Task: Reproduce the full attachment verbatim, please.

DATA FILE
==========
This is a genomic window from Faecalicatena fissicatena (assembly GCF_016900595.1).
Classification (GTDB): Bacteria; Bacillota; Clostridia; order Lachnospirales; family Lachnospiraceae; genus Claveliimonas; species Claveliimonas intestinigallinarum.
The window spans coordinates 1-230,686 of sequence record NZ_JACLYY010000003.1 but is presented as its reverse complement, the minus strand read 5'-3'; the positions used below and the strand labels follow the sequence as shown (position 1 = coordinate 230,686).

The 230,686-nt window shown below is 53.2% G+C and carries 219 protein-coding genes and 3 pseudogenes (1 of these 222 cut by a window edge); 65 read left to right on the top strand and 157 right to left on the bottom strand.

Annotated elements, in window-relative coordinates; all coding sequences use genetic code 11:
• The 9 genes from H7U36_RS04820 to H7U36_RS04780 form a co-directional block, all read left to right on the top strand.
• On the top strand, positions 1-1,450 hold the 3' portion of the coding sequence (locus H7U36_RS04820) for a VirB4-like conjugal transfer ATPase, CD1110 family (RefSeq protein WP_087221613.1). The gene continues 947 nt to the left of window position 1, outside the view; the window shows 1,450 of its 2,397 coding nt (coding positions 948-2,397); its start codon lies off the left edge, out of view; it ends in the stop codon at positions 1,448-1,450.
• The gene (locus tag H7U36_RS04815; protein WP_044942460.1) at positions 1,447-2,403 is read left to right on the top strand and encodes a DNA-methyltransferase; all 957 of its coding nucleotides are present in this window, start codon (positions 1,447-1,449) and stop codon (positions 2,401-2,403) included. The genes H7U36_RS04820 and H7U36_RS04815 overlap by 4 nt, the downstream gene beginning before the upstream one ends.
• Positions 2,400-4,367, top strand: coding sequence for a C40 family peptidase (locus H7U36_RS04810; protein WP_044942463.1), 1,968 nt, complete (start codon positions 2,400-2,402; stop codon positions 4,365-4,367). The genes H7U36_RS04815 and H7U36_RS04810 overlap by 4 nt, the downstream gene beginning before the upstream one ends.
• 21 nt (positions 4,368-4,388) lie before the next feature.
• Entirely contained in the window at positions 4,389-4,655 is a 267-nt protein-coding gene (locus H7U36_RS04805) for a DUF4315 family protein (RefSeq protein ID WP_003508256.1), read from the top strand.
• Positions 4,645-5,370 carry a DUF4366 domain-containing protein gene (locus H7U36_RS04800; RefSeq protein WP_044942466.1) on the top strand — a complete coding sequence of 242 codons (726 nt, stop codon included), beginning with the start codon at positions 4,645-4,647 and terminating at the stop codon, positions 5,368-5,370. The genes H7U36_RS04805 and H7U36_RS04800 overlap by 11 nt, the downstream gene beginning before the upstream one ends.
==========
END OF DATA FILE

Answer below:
This is a genomic window from Faecalicatena fissicatena (assembly GCF_016900595.1).
Classification (GTDB): Bacteria; Bacillota; Clostridia; order Lachnospirales; family Lachnospiraceae; genus Claveliimonas; species Claveliimonas intestinigallinarum.
The window spans coordinates 1-230,686 of sequence record NZ_JACLYY010000003.1 but is presented as its reverse complement, the minus strand read 5'-3'; the positions used below and the strand labels follow the sequence as shown (position 1 = coordinate 230,686).

The 230,686-nt window shown below is 53.2% G+C and carries 219 protein-coding genes and 3 pseudogenes (1 of these 222 cut by a window edge); 65 read left to right on the top strand and 157 right to left on the bottom strand.

Annotated elements, in window-relative coordinates; all coding sequences use genetic code 11:
• The 9 genes from H7U36_RS04820 to H7U36_RS04780 form a co-directional block, all read left to right on the top strand.
• On the top strand, positions 1-1,450 hold the 3' portion of the coding sequence (locus H7U36_RS04820) for a VirB4-like conjugal transfer ATPase, CD1110 family (RefSeq protein WP_087221613.1). The gene continues 947 nt to the left of window position 1, outside the view; the window shows 1,450 of its 2,397 coding nt (coding positions 948-2,397); its start codon lies off the left edge, out of view; it ends in the stop codon at positions 1,448-1,450.
• The gene (locus tag H7U36_RS04815; protein WP_044942460.1) at positions 1,447-2,403 is read left to right on the top strand and encodes a DNA-methyltransferase; all 957 of its coding nucleotides are present in this window, start codon (positions 1,447-1,449) and stop codon (positions 2,401-2,403) included. The genes H7U36_RS04820 and H7U36_RS04815 overlap by 4 nt, the downstream gene beginning before the upstream one ends.
• Positions 2,400-4,367, top strand: coding sequence for a C40 family peptidase (locus H7U36_RS04810; protein WP_044942463.1), 1,968 nt, complete (start codon positions 2,400-2,402; stop codon positions 4,365-4,367). The genes H7U36_RS04815 and H7U36_RS04810 overlap by 4 nt, the downstream gene beginning before the upstream one ends.
• 21 nt (positions 4,368-4,388) lie before the next feature.
• Entirely contained in the window at positions 4,389-4,655 is a 267-nt protein-coding gene (locus H7U36_RS04805) for a DUF4315 family protein (RefSeq protein ID WP_003508256.1), read from the top strand.
• Positions 4,645-5,370 carry a DUF4366 domain-containing protein gene (locus H7U36_RS04800; RefSeq protein WP_044942466.1) on the top strand — a complete coding sequence of 242 codons (726 nt, stop codon included), beginning with the start codon at positions 4,645-4,647 and terminating at the stop codon, positions 5,368-5,370. The genes H7U36_RS04805 and H7U36_RS04800 overlap by 11 nt, the downstream gene beginning before the upstream one ends.